Neals, you were in the CARE compound in 1992, just before the arrival
of the UN force.
What can you tell us about what you saw?
Sue: For 36 hours
before the UN forces came into Baidoa, we were in the CARE Australia compound,
where we had been staying for a couple of days, and several US State Department
officers or reconnaissance agents landed in Baidoa and made their way
into the CARE Australia compound, with the full agreement apparently of
the leader of the CARE Australia compound, and there they were briefed,
they were accommodated, they were shown around the town in a CARE Australia
vehicle, and then when the actual UN forces came into Baidoa, they actually
carried out their sort of post from the roof of one of the CARE Australia
they actually had a command post on the roof of one of those buildings?
Sue: Well, they weren`t
in command of the operation, but they were obviously the local people
on the ground who were helping the UN forces coming into town with local
directions and advice, and yes, their post with the walkie-talkies and
communications equipment was on the roof of one of the CARE Australia
it was your impression that these men were Americans who were there to
set up the entry of this UN force?
Sue: Well, that`s
right. There was a US-led mission – the UN move into Somalia, and so the
US military was very deeply involved, and these guys came into the compound,
introduced themselves as from the State Department and went about their
business for the next day before the forces came into town.
what was the degree of contact between the head of the mission there,
the CARE head of mission and these four men.
Sue: Well, it was
very open. It seemed to be pre-arranged. They arrived early one morning,
apparently had come in during the night the previous evening, and were
briefed by the head of the mission, Lockton Morrisey, had several meetings
with him, we then went in a van around Baidoa, which at that time was
quite a dangerous town because there were still a lot of rebels in town
and machine-gun fire and the two State Department guys who came in the
vehicle had hand-held military GPSs, and they were taking mapping coordinates
to try and find the best route for the UN forces to come into Baidoa,
with the least amount of conflict, I guess.
CARE Australia refutes your story right down the line. They are saying
that it`s wrong in both substance and detail. Could you have got this
Sue: No. We were there
as journalists..or I was there for the `Sydney Morning Herald` and `The
Age` and my job is to report what I see and what happens, and I mean,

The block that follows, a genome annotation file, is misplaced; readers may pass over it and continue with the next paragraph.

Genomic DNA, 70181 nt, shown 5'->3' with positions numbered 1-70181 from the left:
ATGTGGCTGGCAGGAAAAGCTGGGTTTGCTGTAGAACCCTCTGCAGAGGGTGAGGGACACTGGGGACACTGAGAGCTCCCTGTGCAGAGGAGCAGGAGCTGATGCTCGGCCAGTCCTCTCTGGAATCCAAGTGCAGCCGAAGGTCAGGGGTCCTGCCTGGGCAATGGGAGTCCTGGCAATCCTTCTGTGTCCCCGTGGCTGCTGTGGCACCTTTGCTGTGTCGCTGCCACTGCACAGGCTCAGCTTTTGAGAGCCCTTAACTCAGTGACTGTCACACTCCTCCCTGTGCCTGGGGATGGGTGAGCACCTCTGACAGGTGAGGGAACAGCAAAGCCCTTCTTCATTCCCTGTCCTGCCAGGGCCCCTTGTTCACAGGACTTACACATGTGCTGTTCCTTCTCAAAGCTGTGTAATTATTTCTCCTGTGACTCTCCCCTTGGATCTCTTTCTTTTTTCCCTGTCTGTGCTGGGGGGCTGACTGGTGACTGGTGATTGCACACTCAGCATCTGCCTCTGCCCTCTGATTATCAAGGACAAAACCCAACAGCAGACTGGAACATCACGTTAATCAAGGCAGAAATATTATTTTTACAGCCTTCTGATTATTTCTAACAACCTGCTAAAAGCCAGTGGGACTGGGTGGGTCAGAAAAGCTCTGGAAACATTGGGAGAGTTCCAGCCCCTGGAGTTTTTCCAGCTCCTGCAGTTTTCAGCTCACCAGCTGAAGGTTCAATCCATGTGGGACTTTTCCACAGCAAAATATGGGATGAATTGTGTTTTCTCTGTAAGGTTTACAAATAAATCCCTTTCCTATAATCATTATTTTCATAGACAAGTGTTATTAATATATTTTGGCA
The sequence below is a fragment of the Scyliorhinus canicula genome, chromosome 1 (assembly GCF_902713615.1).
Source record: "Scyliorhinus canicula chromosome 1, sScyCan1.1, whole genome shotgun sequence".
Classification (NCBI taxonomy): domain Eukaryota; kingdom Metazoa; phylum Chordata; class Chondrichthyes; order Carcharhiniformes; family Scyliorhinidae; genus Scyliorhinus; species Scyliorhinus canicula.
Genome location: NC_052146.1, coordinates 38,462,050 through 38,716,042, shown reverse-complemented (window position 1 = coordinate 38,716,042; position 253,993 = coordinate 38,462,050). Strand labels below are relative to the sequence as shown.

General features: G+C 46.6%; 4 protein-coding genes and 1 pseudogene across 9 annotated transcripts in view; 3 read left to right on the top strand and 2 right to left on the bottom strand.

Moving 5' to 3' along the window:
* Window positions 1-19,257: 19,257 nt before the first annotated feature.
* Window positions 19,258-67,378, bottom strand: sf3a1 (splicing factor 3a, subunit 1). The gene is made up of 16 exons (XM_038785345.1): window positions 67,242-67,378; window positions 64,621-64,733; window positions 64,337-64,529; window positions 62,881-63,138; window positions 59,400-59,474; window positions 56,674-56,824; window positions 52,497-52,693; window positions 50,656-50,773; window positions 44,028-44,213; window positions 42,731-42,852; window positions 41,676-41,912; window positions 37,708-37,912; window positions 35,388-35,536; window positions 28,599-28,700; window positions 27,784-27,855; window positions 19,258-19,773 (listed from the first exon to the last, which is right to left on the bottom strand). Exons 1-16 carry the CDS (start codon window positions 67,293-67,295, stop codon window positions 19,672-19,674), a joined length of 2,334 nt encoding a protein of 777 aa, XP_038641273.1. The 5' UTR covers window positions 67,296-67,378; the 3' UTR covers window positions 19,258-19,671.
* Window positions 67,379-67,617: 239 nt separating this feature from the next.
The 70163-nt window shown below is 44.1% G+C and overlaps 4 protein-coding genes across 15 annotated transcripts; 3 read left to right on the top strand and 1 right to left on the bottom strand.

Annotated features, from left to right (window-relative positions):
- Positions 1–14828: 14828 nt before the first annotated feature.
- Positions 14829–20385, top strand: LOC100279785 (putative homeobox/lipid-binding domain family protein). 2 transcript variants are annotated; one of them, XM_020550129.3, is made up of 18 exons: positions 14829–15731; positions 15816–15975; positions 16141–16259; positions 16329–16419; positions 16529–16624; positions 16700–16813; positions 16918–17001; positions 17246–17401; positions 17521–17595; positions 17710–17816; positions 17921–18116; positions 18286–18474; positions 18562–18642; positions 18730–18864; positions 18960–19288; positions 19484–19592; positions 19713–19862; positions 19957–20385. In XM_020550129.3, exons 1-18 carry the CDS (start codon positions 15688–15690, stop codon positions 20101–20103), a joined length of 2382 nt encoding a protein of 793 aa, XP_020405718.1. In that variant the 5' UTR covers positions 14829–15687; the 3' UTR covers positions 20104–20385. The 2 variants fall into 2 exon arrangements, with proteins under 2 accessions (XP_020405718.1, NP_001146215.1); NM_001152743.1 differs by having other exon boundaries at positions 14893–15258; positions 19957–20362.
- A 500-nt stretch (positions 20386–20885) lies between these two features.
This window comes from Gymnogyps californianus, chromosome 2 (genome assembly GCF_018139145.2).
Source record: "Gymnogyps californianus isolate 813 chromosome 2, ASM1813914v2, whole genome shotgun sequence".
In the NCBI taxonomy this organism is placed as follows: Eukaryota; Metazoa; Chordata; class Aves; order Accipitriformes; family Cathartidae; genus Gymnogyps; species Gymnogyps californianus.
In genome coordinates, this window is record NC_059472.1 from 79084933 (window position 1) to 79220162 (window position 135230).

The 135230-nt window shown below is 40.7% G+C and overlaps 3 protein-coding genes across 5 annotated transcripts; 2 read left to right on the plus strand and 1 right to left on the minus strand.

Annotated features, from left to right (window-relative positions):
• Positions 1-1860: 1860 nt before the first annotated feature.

we were there and that`s what happened. It wasn`t like we had stumbled
across something secret.
Sue, have you chosen to write this story now. It is eight years ago.
Sue: Well, obviously
there is a current controversy concerning CARE Australia and the possible
blurring of their lines, where they do sometimes seem to get involved
with military and political issues. At the time, I felt compromised and
was ethically concerned about what CARE was doing, but at the time, I
took the decision..made the judgment that the story that the world needed
to know about at that time was that there were hundreds of thousands of
people around Baidoa starving for lack of food, and that that was the
key issue to write about. And CARE Australia was doing some marvellous
work, of which we went along and saw some of it and helped with some of
it. So, you are very aware as a journalist, that if you write negative
articles about aid agencies, particularly in a crisis like this, it does
affect public donations.
Jana: As I
said, CARE Australia refutes your story comprehensively, but is it possible
that under those circumstances, where people were starving, that CARE
might not have had another option if we accept your story?
Sue: Look, I think
that`s obviously the decision that the head of mission took, that the
aid agency couldn`t do its job at that time because of the situation in
the streets and around the area because of the rebels, and so obviously
they couldn`t operate until the UN came into town. And that`s the situation
I accept fully now and then. The issue is though, should an aid agency
remain independent and neutral and separate from military and Government
involvement and that`s where it thought, in this instance, CARE Australia
probably crossed the line.
Neals, thank you very much for your time.